• Pinterest

We like car shows. We go to as many of them as our gasoline credit card will allow. And we want to help the ones just starting out to get going and become great events. But that said, while there’s no law that says concours must be held only on golf courses or in beautiful parks overlooking the deep blue Pacific, maybe there should be. For instance …

Palm Springs Stadium used to be the spring training camp for the California Angels. A long time ago. Now it’s a nice enough venue for a local baseball team, but would you choose it to host a concours?

Last year, Desert Concorso held its inaugural event at the fabulous, sprawling Shadow Mountain Resort in Palm Desert. There was green grass as far as the eyeball could see, deep blue water hazards masquerading as picturesque lakes and a huge resort hotel right there. This year, the event moved to the somewhat rundown 66-year-old ballpark, fenced in on all sides to give it an air of exclusivity, or maybe the feel of a prison yard.

“For us, Palm Springs Stadium is a unique venue,” said Concorso head Tom McDowell, the same guy who saved Concorso Italiano and now makes it one of the biggest and most enjoyable events of the Monterey Car Week.

He’s right about unique — we can’t think of another Concours held in a baseball stadium. But this is only the second year of the show, and we have faith McDowell will sort things out. Palm Springs in winter is a splendid place and the perfect time for a great car event, and McDowell has big plans for it. We can’t wait to see how he develops the show.

This year, there were many cool cars on hand. Palm Springs’ history as a racing venue was celebrated with a special display of old race cars from 1950-58. There were two Allards, a Cunningham C-3, Jaguar XK140, 1956 Mercedes-Benz 300SL roadster and even a “Baldwin Special” and a 1950 Mercury Coupe, the latter which represented the class of big American iron that also raced at Palm Springs’ original street circuit. Palm Springs was part of the great circuit of sports-car racing venues all over Southern California that included Paramount Ranch, Torrey Pines, Pomona, Santa Barbara Airport and Willow Springs, to name a few. So there’s plenty of historical precedent for a vintage car event here.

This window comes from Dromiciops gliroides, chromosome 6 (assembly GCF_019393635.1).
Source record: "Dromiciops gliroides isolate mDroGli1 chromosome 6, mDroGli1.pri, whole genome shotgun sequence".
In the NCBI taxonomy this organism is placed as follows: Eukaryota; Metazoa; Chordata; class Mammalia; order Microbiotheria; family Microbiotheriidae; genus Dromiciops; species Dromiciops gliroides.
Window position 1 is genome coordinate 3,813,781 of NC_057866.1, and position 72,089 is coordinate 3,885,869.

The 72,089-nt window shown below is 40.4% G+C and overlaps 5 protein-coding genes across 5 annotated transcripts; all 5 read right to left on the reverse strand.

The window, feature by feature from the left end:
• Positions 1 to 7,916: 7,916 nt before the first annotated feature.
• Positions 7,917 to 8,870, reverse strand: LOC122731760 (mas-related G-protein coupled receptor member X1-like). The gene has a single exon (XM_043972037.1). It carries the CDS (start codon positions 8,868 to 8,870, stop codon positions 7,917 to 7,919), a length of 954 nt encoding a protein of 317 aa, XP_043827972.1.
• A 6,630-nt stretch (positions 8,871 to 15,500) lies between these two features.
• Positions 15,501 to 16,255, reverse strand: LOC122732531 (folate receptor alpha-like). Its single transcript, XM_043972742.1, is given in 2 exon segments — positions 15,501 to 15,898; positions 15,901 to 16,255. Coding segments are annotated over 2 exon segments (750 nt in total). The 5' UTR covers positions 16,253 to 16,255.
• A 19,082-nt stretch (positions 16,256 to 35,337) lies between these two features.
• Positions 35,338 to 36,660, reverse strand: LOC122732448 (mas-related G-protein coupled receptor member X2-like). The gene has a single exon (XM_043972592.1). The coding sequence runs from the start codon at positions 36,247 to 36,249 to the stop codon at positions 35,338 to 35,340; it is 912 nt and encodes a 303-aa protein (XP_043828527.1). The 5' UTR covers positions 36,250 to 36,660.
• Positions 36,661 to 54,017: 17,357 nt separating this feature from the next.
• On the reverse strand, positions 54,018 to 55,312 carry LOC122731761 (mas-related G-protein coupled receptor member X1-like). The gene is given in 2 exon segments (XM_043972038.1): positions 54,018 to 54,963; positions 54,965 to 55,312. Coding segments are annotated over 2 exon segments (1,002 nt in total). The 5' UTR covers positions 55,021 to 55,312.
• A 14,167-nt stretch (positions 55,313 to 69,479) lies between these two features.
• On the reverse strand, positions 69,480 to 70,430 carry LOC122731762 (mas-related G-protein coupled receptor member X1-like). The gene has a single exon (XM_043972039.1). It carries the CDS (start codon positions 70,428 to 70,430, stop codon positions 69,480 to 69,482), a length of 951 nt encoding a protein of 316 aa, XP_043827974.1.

The Petersen Automotive Museum in Los Angeles brought several cars, including a Scaglietti-bodied Corvette and a 1923 Benz. Several – many – members of the Petersen’s support group the Checkered Flag 200 brought cars, too.

“We just want to support the event,” said Checkered Flag 200 alpha male Bruce Meyer.

The Riverside International Automotive Museum also shared its collection. Classic Assets in San Diego brought an exquisite 1929 Duesenberg Model J with coachwork by LeBaron.

Manufacturers were represented, too. Panoz was a supporting sponsor and brought an entire infield of road and race cars, from the current Esperante Spyder, Coupe and Convertible to the GTR1 race car. Even Dan Panoz himself was there. Lucra brought one of its insanely powerful and loud LC470s. Superformance brought what looked like one of everything it makes, from various Cobras to its GT40. There were even a couple modern-day Fiats parked behind official-looking Fiat flags.

Private owners made up the balance of the field. Harry Rieger brought his 1963 Split-Window Corvette, restored in 1987 and still looking showroom shiny. Roger and Rhonda Groves brought their 1960 Alfa SZ to the delight of Alfistis everywhere in the stadium. Caretaker Alan Taylor brought Paul Emple’s 1930 Isotta Fraschini that had been rebodied with a Flying Star roadster body in the late ’90s. It looked like a giant piece of delicious vanilla wedding cake. Other cool cars we liked included: a 1970 Maserati Ghibli SS, a 1959 Aston Martin MkIII, a Lamborghini 350 GT, a Ferrari 365 GT and John Romano’s “unmolested original survivor” 1971 Datsun 240Z. 

Desert Concorso from the press box

The view from on top of the press box. Ferraris are in center field, Astons in right.

Something that set this show apart, and demonstrated the need to fill out a field at a young show, was the number of more commonplace, fairly unremarkable modern cars. There were couple-year-old Mercedes and BMWs, some older Triumphs and, of course, the requisite handful of Lamborghini Gallardos. But there was also one each of the modern supercar triumvirate of Porsche 918, Ferrari LaFerrari and McLaren P1 at the show. There was variety like you don’t see at other, older, more established and more focused shows.

“Desert Concorso, in only its second year, is developing a unique flavor — kind of a Concorso Italiano for snow birds who like a little English and American seasoning in their Italian car shows,” said co-emcee Keith Martin, publisher of Sports Car Market.

McDowell has a grand vision for Desert Concorso that includes a week’s worth of activities anchored by his show on the first weekend and the McCormick’s Collector Car Auction on the second weekend. In between there would be other events, maybe a rally, maybe other things. This is only the second year. The night before this year’s Desert Concorso, there was a Jet Center Party at Thermal Airport to the east of Palm Springs. We didn’t attend that, but it sounded like fun. There were reports that a Ferrari LaFerrari hit 200 mph on Thermal’s private runway, but we couldn’t confirm that.

“We want to build some more events to fill out the week,” said McDowell. “We’d like to have a rally and some other events.”

We are guessing many car enthusiasts would like that, too. Given its spot on the calendar, its history as a sports-car race venue and the enthusiasm of the city of Palm Springs, there’s no reason this couldn’t grow into a must-do car week to offer a winter counterbalance to Pebble one day. They just have to move it out of the infield.